The Democratic Progressive Party (DPP) said yesterday it would develop closer ties with grassroots and civic movements in an attempt to reform the party and get closer to mainstream public opinion.
Speaking after a meeting of the DPP’s Central Standing Committee held to discuss the party’s direction over the next year, DPP Chairperson Tsai Ing-wen (蔡英文) called this year the party’s “social movement year,” saying that only by bringing in more “social power” could the party revive itself and perform well in the city mayor and county commissioner elections scheduled for the end of this year.
Citing media reports interpreting the party’s emphasis on social movements as a return to the party of “street protests,” Tsai said such views were narrow and misleading.
“A social movement is not a street movement,” she said.
Tsai said the party wanted to be a strong opposition to monitor the government’s performance and better connect with grassroots and civic organizations.
The party should forge links with civic groups to strengthen its ideals and social responsibility, consult academics to strengthen its analysis capabilities and listen to the public so it could better represent mainstream opinion, she said.
The meeting concluded that the party would have three priorities this year: linking with civic movements, helping people deal with the economic downturn and rising unemployment, and winning the mayoral and county commissioner elections, Tsai said.
Cheng Wen-tsang (鄭文燦), a party spokesman, said the party would form several consultation committees to integrate opinions on different matters, including a first-tier election policy committee, a social development committee, a policy-making committee, a foreign affairs committee, a second-tier women’s committee, youth, Aborigine and Hakka committees, as well as a China policy committee.
To counter the government’s China-leaning polices, Tsai said the committee would form an “all citizens safeguard Taiwan movement,” which would not only protect Taiwan’s sovereignty, but also its culture, industry and products.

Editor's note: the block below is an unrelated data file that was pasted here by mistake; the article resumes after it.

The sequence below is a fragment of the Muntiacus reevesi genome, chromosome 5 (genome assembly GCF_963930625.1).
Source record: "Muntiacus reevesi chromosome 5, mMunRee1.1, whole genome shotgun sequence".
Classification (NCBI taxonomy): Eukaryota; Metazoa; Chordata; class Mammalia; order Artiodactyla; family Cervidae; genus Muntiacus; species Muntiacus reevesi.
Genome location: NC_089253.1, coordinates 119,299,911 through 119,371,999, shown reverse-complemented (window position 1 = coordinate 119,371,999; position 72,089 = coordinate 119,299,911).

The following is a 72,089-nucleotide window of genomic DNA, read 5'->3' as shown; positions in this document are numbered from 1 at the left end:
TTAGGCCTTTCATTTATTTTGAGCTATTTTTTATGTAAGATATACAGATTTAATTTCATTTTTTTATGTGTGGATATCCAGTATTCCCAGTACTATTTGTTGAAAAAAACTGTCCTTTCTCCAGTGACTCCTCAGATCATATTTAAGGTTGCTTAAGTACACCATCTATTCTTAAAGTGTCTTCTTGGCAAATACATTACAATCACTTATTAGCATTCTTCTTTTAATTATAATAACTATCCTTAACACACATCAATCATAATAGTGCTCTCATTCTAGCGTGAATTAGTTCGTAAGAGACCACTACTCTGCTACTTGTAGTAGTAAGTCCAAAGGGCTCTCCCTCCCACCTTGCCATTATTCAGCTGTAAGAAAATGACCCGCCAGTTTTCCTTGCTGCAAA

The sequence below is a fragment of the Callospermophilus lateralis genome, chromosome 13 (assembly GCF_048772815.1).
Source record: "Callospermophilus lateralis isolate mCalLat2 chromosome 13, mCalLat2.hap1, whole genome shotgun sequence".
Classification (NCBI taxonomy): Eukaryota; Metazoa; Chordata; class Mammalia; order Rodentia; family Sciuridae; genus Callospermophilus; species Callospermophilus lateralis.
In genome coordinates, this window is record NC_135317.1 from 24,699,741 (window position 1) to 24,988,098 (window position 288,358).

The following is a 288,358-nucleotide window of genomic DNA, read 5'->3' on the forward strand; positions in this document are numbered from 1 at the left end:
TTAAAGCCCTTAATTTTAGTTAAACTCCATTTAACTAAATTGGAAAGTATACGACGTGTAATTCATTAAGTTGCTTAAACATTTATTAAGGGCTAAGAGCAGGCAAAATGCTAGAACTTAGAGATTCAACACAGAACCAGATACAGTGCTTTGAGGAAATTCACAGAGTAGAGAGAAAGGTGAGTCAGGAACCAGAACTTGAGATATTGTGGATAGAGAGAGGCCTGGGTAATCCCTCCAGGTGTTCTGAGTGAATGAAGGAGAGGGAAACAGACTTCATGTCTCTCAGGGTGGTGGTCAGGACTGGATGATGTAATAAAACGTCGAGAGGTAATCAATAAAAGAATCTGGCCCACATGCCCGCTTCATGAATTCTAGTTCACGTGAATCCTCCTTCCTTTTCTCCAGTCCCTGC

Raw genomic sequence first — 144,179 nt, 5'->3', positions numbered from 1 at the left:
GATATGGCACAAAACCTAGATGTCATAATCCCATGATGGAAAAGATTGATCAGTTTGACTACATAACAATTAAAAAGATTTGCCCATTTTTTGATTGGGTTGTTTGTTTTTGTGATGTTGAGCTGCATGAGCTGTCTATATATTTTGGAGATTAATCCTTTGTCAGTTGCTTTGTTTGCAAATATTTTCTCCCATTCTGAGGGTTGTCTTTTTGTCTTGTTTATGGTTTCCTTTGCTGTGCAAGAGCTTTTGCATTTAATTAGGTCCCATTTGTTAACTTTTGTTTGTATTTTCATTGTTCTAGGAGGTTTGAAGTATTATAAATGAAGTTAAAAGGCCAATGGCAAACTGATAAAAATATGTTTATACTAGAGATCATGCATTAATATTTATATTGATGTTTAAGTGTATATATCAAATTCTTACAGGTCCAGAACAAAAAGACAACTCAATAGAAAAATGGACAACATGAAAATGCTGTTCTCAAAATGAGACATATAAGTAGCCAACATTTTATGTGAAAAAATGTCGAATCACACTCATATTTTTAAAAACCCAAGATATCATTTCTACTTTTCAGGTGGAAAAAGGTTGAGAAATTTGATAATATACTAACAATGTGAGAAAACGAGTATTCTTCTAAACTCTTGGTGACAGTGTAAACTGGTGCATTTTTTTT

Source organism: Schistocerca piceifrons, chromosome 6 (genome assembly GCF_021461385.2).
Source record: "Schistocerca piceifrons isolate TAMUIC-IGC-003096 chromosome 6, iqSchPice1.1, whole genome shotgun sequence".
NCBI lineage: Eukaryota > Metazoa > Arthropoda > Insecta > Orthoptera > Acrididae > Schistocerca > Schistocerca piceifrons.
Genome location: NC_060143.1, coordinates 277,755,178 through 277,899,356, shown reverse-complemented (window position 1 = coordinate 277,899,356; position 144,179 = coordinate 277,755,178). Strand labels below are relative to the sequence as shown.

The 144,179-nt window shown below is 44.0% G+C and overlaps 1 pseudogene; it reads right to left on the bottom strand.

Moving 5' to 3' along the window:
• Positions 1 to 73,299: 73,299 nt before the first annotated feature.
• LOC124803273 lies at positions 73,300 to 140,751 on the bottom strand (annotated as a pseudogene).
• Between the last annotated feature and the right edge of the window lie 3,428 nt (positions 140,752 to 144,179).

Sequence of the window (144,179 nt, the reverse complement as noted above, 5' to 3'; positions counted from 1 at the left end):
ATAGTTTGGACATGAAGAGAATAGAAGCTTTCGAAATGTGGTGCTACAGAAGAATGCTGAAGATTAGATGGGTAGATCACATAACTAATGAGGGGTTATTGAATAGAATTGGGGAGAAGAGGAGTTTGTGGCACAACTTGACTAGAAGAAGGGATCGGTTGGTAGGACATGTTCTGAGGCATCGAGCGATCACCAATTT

Tsai renewed her invitation to President Ma Ying-jeou (馬英九) to attend the national civic affairs conference the party will hold later this month, saying the party hoped Ma could attend and listen to the real voices of the public, which would be helpful for him in ruling the country — especially when delegates discuss economic issues.
SEARCH CONTINUES: The fighter jet disappeared from radar screens at 3:23pm, about 30 minutes after it took off, air force Major General Liu Hui-chien said Search-and-rescue teams yesterday searched for an air force pilot after his F-16V Block 20 jet went missing during an afternoon bombing exercise near the coastline of Chiayi County’s Dongshih Township (東石鄉), the air force said. The search continued as of press time last evening. The single-seat jet (serial number 6650) disappeared from radar screens at 3:23pm, about 30 minutes after it took off from Chiayi Air Base, air force Inspector General Major General Liu Hui-chien (柳惠千) told a news conference in Taipei. All F-16Vs are temporarily suspended from exercises pending the completion of emergency checks on the fleet, he said. The fighter piloted by
LUNAR NEW YEAR: The nation is expecting 4,200 international travelers to arrive today and 3,900 tomorrow, as people return home for the holidays, the CECC said The Central Epidemic Command Center (CECC) yesterday said it expects imported cases of COVID-19 to further increase today and tomorrow — the peak period for international arrivals before the Lunar New Year holiday. The nation has seen more imported cases of COVID-19 since it implemented a new policy on Tuesday requiring travelers on long-haul flights to undergo a polymerase chain reaction (PCR) test upon arrival. Those who test positive are taken directly to hospitals from airports. Most of the recent confirmed cases of COVID-19 were travelers arriving from the US, CECC data showed. On Tuesday, 58 of the 625 travelers arriving at Taiwan
PROTECTION: The New Taipei City mayor said a pass could cover stores, but not eateries, while Ko Wen-je said vaccinated people could be exempted from some rules Taipei Mayor Ko Wen-je (柯文哲) and New Taipei City Mayor Hou You-yi (侯友宜) on Saturday proposed implementing a “COVID-19 pass” regulation that would allow only vaccinated people into certain areas. New Taipei City is planning to require a “COVID-19 pass” for entry to “vulnerable spaces” to prevent the spread of COVID-19, Hou said. Non-students entering elementary schools in New Taipei City are required to show their COVID-19 vaccination cards or proof of a recent negative COVID-19 test. This is for the protection of students under the age of 12, who are not eligible to receive a COVID-19 vaccine, city officials have said. The
TRACEABLE: The expansion of a cluster infection appears to be slowing, as genome sequencing results show a clearer link among confirmed cases, Chen Shih-chung said The Central Epidemic Command Center (CECC) yesterday reported 96 COVID-19 infections: four domestic and 92 imported cases. Three of the domestically transmitted cases are bank workers likely linked to previously reported airport clusters, it added. Minister of Health and Welfare Chen Shih-chung (陳時中), who heads the center, attributed the high number of imported cases in part to the implementation on Tuesday of a tighter entry policy. Travelers arriving on long-haul flights are immediately tested for COVID-19 upon arrival and must wait for results of their rapid polymerase chain reaction (PCR) tests on site. Those who test negative are allowed to proceed with normal